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Title: The application of artificial neural networks to interpret acoustic emissions from submerged arc welding
Authors: McCardle, John Richard
Issue Date: 1997
Publisher: Brunel University School of Engineering and Design PhD Theses
Abstract: Automated fusion welding processes play a fundamental role in modern manufacturing industries. The proliferation of joint geometries together with the large permutation of associated process variable configurations has given rise to research into complex system modelling and control strategies. Many of these techniques have involved monitoring of not only the electrical characteristics of the process but visual and acoustic information. Acoustic information derived from certain welding processes is well documented as it is an established fact that skilled manual welders utilise such information as an aid to creating an optimum weld. The experimental investigation presented in this thesis is dedicated to the feasibility of monitoring airborne acoustic emissions of Submerged Arc Welding (SAW) for diagnostic and real time control purposes. The experimental method adopted for this research takes a cybernetic approach to data processing and interpretation in an attempt to replicate the robustness of human biological functions. A custom designed audio hardware system was used to analyse signals obtained from bead on mild steel plate fusion welds. Time and frequency domains were used in an attempt to establish salient characteristics or identify the signatures associated with changes of the process variables. The featured parameters were voltage / current and weld travel speed, due to their ease of validation. However, consideration has also been given to weld defect prediction due to process instabilities. As the data proved to be highly correlated and erratic when subjected to off line statistical analysis, extensive investigation was given to the application of artificial neural networks to signal processing and real time control scenarios. As a consequence, a dedicated neural based software system was developed, utilising supervised and unsupervised neural techniques to monitor the process. The research was aimed at proving the feasibility of monitoring the electrical process parameters and stability of the welding process in real time. It was shown to be possible, by the exploitation of artificial neural networks, to generate a number of monitoring parameters indicative of the welding process state. The limitations of the present neural method and proposed developments are discussed, together with an overview of applied neural network technology and its impact on artificial intelligence and robotic control. Further developments are considered together with recommendations for future areas of research.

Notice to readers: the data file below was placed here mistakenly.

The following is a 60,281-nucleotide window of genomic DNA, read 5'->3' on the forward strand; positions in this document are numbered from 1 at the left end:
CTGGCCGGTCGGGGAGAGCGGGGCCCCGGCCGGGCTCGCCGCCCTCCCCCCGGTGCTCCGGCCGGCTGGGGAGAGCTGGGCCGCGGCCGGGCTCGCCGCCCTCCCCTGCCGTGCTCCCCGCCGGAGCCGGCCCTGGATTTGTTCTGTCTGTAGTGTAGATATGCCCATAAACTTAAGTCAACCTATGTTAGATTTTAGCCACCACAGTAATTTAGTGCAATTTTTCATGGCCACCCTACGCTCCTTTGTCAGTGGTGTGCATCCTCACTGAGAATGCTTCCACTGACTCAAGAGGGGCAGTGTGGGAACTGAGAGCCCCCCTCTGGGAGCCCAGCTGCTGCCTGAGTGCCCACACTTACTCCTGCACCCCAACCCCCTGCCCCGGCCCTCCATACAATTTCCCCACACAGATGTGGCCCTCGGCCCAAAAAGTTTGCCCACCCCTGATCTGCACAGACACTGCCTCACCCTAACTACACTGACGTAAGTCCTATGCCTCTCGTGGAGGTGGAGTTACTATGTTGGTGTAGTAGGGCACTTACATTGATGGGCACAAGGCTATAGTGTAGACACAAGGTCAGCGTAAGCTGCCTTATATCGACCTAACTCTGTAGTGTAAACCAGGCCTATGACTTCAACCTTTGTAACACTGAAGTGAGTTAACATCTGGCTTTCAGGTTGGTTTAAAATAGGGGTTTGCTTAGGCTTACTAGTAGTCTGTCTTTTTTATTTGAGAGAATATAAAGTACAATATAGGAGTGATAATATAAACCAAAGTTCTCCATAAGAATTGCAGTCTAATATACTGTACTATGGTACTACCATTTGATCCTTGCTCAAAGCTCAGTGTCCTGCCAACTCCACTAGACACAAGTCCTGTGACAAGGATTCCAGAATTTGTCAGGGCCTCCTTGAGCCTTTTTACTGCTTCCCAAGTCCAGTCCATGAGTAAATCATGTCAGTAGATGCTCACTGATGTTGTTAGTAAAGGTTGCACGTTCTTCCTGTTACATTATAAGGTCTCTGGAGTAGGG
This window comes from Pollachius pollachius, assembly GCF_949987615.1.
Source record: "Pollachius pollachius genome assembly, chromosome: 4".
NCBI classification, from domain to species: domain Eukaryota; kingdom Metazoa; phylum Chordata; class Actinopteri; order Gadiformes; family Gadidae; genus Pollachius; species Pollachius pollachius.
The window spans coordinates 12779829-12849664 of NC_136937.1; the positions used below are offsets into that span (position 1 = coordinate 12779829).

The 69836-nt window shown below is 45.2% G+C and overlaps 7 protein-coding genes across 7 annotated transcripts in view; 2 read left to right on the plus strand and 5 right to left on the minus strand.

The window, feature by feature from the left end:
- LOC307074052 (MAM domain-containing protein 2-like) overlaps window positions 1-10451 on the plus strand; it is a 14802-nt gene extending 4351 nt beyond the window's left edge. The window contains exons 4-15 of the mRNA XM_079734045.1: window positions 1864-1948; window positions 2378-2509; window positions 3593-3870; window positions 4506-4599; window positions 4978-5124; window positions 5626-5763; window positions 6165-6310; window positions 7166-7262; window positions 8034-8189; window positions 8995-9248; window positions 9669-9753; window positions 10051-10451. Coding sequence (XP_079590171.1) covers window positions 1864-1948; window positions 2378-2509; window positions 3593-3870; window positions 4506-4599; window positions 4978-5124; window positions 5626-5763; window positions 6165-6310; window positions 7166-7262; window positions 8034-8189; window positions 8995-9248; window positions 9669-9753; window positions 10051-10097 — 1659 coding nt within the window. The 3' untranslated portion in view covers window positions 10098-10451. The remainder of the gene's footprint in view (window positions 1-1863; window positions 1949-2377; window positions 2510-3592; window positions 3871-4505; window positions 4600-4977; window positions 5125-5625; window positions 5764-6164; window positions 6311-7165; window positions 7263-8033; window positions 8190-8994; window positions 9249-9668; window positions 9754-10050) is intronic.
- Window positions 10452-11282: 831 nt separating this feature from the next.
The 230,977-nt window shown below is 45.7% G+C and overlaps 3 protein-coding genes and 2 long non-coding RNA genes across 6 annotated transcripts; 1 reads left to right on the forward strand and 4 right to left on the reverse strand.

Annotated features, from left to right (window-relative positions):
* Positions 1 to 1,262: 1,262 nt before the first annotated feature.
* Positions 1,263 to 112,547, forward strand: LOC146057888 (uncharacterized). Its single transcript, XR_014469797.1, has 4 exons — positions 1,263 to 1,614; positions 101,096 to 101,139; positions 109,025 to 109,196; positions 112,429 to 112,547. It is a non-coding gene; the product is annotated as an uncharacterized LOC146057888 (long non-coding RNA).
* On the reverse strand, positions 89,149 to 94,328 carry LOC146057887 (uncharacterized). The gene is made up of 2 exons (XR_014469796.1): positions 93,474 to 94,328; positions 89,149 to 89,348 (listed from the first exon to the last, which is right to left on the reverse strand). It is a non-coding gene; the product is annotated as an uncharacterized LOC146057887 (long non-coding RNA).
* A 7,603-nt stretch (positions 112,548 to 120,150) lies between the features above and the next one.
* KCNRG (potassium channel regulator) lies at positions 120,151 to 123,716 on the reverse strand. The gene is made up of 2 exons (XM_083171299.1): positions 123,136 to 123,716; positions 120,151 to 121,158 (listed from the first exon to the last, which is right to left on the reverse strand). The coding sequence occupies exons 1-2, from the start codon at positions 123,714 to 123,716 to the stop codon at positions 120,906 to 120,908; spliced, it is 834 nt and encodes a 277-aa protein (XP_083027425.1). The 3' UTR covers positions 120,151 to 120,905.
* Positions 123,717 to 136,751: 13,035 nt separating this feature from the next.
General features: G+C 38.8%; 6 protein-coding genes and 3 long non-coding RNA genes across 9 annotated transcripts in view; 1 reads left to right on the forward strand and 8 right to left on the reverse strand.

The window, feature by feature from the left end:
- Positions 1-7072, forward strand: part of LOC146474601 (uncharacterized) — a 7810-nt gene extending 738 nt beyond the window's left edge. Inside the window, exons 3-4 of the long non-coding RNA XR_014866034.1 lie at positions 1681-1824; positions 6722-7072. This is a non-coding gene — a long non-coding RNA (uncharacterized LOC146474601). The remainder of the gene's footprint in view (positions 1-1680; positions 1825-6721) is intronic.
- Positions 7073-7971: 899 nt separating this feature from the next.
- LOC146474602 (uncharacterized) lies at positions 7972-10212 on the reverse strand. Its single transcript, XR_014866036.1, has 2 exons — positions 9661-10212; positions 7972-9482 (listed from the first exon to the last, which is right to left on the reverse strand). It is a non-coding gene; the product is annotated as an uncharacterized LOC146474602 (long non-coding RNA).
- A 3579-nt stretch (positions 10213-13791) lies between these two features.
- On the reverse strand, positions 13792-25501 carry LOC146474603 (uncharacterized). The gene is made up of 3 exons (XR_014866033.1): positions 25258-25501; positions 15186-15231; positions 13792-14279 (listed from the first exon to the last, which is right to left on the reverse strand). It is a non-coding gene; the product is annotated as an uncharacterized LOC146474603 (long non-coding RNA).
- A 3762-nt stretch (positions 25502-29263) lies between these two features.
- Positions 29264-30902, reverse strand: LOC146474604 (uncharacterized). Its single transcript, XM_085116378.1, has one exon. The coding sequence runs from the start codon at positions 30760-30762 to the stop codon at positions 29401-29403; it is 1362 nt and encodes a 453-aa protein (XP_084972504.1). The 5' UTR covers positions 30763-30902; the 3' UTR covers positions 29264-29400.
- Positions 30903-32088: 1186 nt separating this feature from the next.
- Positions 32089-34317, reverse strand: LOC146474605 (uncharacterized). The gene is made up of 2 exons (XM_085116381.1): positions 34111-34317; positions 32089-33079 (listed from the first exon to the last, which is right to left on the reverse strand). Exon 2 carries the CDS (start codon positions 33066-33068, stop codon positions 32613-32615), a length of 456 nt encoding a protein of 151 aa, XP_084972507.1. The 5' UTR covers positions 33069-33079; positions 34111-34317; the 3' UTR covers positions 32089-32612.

Description: This thesis was submitted for the degree of Doctor of Philosophy and awarded by Brunel University.
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Dept of Design Theses

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